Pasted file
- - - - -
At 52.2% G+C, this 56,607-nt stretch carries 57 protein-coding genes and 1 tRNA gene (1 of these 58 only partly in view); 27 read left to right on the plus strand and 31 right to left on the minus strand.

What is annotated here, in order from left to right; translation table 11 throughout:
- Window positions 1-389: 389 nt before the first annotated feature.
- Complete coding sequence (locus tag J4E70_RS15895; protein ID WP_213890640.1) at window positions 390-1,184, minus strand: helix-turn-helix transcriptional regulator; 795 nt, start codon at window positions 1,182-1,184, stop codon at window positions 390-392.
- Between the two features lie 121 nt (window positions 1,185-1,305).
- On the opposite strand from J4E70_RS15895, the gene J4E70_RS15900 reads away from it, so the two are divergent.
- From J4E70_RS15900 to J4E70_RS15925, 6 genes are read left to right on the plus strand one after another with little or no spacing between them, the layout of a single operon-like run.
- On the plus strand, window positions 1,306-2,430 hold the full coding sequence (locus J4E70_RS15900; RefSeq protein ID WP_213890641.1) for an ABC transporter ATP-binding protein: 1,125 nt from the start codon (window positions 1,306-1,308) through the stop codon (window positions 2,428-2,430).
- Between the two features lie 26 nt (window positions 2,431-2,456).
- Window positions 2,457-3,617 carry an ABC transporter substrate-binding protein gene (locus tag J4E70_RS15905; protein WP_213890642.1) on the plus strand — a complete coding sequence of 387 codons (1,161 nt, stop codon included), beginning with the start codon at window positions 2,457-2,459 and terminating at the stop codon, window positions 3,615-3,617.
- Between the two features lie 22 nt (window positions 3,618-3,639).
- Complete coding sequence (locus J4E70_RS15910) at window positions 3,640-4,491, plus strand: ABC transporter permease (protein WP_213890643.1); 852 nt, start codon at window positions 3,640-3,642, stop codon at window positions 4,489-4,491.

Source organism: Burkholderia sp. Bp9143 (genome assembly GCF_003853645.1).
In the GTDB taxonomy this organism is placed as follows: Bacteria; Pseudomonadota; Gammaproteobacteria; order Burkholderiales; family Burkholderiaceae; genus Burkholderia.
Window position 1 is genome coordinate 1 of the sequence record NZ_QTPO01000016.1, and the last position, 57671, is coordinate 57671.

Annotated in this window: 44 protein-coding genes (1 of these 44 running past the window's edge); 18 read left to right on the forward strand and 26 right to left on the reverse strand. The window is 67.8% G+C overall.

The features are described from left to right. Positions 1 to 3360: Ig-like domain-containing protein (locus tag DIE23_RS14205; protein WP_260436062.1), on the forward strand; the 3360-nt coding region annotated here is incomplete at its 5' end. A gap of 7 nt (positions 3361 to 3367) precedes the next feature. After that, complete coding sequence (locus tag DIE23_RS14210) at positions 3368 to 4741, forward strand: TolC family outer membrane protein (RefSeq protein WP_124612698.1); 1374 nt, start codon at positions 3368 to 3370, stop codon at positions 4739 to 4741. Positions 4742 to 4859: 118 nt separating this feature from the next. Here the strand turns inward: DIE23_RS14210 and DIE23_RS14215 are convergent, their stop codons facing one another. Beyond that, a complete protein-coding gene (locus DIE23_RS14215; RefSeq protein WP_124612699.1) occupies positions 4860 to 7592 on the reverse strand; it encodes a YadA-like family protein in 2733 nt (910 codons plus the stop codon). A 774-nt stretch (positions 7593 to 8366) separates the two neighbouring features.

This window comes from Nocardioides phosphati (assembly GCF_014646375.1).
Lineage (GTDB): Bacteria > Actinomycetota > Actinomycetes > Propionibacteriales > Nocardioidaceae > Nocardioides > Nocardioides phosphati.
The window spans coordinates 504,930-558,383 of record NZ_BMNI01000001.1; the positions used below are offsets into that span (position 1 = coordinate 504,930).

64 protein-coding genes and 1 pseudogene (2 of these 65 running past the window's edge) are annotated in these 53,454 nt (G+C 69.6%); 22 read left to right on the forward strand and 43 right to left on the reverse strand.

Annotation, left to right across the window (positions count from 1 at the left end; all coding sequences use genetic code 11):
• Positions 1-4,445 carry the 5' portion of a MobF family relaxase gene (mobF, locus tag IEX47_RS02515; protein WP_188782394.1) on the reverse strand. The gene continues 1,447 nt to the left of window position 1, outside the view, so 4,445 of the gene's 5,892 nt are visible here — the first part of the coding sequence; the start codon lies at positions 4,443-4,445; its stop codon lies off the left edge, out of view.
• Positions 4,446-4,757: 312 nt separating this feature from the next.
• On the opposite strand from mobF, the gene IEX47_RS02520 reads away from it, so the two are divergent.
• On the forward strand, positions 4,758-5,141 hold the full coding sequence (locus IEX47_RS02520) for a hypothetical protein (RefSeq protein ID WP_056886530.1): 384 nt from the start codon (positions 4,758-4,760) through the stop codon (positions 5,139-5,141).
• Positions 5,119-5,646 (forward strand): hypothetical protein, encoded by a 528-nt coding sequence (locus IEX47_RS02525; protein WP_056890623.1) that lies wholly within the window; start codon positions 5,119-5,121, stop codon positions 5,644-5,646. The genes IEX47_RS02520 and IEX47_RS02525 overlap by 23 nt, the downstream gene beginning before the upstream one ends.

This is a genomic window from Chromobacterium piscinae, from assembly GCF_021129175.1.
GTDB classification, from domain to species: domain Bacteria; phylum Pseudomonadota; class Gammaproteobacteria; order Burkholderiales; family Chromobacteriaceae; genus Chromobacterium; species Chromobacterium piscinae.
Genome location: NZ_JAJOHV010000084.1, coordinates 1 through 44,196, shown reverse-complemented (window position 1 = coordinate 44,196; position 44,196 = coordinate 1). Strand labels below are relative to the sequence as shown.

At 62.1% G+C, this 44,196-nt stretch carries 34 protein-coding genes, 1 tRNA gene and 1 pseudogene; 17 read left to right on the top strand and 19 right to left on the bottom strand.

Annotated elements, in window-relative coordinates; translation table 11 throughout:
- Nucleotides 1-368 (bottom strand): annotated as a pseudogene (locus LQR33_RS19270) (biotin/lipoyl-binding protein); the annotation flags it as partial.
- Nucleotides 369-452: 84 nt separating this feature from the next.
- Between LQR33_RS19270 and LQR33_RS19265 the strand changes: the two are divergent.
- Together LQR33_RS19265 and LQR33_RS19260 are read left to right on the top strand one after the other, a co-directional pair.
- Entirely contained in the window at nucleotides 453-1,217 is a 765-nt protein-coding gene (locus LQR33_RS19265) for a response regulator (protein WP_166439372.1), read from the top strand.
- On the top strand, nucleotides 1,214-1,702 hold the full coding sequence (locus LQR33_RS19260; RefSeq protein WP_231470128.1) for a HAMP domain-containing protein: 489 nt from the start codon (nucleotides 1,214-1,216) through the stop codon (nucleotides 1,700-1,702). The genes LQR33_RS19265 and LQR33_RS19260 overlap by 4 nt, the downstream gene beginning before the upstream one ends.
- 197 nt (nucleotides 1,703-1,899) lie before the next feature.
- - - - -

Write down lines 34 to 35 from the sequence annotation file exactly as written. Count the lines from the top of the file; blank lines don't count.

- Nucleotides 369-452: 84 nt separating this feature from the next.
- Between LQR33_RS19270 and LQR33_RS19265 the strand changes: the two are divergent.